"There seems to be a conspiracy afoot to make something into something larger or more useful than it seems," he said.

Mr. McQuain, author of a recently published book, "Power Language," blames academia.

"The simple library in a school is no longer a library - it's a media resource center," he said. A Wisconsin high school calls its physical education program the "department of kinetic wellness."

A few efforts are under way to eschew obfuscation. Doctors and lawyers are being taught in school to speak and write less formally and clinically. The Securities and Exchange Commission is offering incentives to companies that file documents in "plain English."

In a pilot program, the SEC staff will give expedited reviews and comments - in plain English - out of courtesy to anyone who files documents in the vernacular.

Nancy M. Smith, director of the agency's office of investor education and assistance, said SEC chairman Arthur Levitt was fed up with "gobbledygook."

"He found that he had a hard time understanding a lot of disclosure documents and was concerned about how some of the investors were faring," she said.

Now the SEC offers writing workshops to companies that want to go back to basics. Bell Atlantic and Nynex were the first to file a document in plain English (their merger prospectus), and a few others have followed.

Moreover, the SEC is proposing a rule that would require plain English on the cover page and the summary and risk factors pages of prospectuses. "I have yet to meet a concept that cannot be put into plain English," Ms. Smith said.

Mr. Schrijver concurred: "You don't have to use words like 'robust' - you can use 'sophisticated.'"

Some technology experts disagree, saying the type of computer - uh - stuff that they work with defies conventional description. How can the language of literature or of conversation define the functions of a computer or the qualities of a microchip?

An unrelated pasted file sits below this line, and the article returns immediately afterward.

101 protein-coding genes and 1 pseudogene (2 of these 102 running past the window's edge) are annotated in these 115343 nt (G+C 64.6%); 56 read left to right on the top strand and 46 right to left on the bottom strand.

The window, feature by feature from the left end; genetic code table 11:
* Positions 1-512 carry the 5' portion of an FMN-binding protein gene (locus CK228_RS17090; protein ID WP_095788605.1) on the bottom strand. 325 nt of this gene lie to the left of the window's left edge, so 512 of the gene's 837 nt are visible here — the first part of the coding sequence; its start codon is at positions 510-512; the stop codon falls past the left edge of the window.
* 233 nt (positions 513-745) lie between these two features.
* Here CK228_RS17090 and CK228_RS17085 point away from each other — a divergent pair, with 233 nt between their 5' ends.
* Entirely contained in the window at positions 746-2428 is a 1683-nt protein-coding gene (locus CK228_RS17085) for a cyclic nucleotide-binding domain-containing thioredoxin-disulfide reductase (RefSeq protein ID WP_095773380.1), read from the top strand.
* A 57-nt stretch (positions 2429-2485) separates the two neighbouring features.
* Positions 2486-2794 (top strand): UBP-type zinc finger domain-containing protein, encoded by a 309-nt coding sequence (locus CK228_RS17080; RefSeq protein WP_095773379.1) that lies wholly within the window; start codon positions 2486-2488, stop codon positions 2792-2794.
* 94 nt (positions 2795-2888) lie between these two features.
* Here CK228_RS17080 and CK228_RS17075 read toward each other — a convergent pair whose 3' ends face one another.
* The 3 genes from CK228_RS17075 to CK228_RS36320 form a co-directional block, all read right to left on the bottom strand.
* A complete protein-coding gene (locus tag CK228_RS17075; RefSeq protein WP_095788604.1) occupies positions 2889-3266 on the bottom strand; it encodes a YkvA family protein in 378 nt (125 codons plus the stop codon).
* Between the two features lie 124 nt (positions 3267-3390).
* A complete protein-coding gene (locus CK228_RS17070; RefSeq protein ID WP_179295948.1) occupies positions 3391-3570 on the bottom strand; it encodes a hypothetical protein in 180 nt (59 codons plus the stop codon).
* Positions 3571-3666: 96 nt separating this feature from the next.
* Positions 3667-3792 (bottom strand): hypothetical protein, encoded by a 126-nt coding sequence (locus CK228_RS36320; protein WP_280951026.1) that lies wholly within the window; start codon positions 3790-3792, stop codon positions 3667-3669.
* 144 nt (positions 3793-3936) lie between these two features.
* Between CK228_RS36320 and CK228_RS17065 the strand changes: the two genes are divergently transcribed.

"I think it's a challenge for all of us because in some sense we're participating in the creation of new paradigms," said Randall O. Kahn, director of electronic banking strategy at H.F. Ahmanson & Co.'s Home Savings of America.

"What happens is that you're trying to use old language and old words to describe totally new technologies and situations."

Take, for example, the trend in computing described as "thin client, fat server."

A bank's "legacy" computers (they are the big, old, clunky ones) can be replaced by a network of desktop devices without a lot of computer power. These are linked to remote computers, or servers, with a lot of power. The clients - at the desktop - are "thin." The servers are "fat."

Technology professionals throw around these girth-oriented terms a lot. They are often mentioned casually in press releases and promotional materials, as if everyone knows what they mean.

A recent announcement from Network Controls International Inc. of Charlotte, N.C., touts the "server-centric, thin-client architecture" of a new product.

The announcement quotes a company executive as saying: "Bankers want to implement multichannel, multiproduct delivery solutions with advanced customer management capabilities."

The announcement itself was written not by a technologist, but by a marketing executive with the company and an outside public relations professional (who majored in English in college).

"It's very challenging because you need to put it in terms that hopefully the main concourse of people will understand, but then the more technical people, too," said Emily Bumann, the marketing person from Network Controls International.